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- Targeting Advanced Threats: Proven Methods from Detection through Remediation
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- Value of Health IT
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Shows & Panels
Search Tags: IRS
IRS Commissioner John Koskinen expects his agency to have more staffing issues next year unless it can receive some financial support from Congress. During this year's tax season, almost half the people who called the IRS couldn't reach a live person. Greg Stanford, director of government affairs at the Federal Managers Association, tells In Depth with Francis Rose why the agency's staffing problem is due to more than just a lack of money.
John Koskinen, commissioner of the Internal Revenue Service, has now seen every one of the 25 largest IRS offices outside of D.C. in person. He says he took the trips to personally see every office and meet with leadership,employees and union leaders. In an exclusive interview at IRS headquarters, he tells In Depth with Francis Rose about his observations of employee morale. Read the related article
Commissioner John Koskinen came into the IRS amid a scandal in its tax-exempt division. Now he's working hard to convince Congress and the public that the agency is neutral and just wants to collect the money owed the government. But he'll need a bigger budget to do that right.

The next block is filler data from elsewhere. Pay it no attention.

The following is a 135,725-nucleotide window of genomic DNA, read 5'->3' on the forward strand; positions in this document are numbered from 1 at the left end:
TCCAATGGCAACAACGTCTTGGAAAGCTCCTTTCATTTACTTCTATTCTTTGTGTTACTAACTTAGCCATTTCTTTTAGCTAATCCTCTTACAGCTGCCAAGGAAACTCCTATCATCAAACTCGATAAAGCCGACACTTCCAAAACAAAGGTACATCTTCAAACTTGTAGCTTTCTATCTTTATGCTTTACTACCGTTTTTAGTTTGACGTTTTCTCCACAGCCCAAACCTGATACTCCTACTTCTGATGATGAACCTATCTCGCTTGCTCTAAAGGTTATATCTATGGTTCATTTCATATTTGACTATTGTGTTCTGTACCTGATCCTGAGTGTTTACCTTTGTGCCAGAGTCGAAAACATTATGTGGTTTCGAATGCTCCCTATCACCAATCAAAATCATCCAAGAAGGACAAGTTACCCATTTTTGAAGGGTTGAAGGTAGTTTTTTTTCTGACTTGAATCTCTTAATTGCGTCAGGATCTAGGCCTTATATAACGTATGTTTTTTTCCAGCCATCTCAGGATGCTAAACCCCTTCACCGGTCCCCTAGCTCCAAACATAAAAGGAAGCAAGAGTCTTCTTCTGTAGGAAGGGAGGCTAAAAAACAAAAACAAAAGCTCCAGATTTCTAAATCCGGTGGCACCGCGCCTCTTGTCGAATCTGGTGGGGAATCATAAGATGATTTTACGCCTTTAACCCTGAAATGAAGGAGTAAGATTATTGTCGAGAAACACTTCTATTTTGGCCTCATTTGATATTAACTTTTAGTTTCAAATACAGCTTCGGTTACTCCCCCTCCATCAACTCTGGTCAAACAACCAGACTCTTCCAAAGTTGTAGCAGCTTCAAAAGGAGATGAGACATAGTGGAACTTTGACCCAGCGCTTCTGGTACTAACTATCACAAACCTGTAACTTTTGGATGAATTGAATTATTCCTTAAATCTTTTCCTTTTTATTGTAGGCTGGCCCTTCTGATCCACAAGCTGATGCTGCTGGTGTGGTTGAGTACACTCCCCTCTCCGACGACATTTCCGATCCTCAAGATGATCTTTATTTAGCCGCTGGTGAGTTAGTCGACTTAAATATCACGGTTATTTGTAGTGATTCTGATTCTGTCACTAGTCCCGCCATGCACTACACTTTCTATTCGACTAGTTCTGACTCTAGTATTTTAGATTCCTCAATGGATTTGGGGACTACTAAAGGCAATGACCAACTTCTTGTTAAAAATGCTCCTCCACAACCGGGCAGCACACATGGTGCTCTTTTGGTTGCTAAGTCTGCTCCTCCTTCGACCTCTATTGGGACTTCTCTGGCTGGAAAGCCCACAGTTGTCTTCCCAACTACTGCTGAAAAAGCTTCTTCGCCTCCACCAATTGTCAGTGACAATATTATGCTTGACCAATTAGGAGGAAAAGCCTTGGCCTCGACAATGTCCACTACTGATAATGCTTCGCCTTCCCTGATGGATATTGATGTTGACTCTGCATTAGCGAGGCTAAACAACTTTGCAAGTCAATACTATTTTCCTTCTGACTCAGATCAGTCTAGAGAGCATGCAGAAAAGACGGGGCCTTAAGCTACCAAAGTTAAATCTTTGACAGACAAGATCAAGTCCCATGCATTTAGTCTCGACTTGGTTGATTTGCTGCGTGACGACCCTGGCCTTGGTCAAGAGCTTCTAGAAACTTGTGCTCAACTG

Six different investigations into the Exempt Organizations group at the Internal Revenue Service. Commissioner John Koskinen says the end of those investigations will let him concentrate on rebuilding the perception of the agency in the eyes of Congress and citizens. That, in turn, will help boost the morale of the work force at the agency. On In Depth with Francis Rose, Koskinen said some of the investigations will wrap up soon.
Lawmaker asks National Security Director James Clapper to take action against the tax- delinquents and inform them that their potentially harmful financial behaviors put the nation's security at risk.
By not following agency protocols, the IRS put more than a million taxpayers at risk for fraud and identity theft. The Treasury Inspector General for Tax Administration discovered security lapses during a routine compliance check. It found contractors didn't have the required background investigations before handling Sensitive But Unclassified Information. Assistant Inspector General, Greg Kutz, joined Tom Temin on the Federal Drive to discuss the audit and how he thinks IRS should fix the situation.
Comedian Steve Martin has some useful words of advice -- two of them, actually -- for tax deadbeats on Capitol Hill, says Senior Correspondent Mike Causey.
What's in those missing IRS tapes? The ones critics of the agency say would provide the smoking gun of evidence. Is there a lesson for your agency in record-keeping? Yes, but maybe not what you thought.
About 83,000 Defense Department employees and contractors, who held or were determined eligible for a security clearance, owed more than $730 million in unpaid taxes as of June 2012, according to a new report from the Government Accountability Office. Per GAO's recommendations, the Office of Personnel Management, Office of the Director of National Intelligence and DoD are now working to include tax-compliance checks to enhance security clearance processes.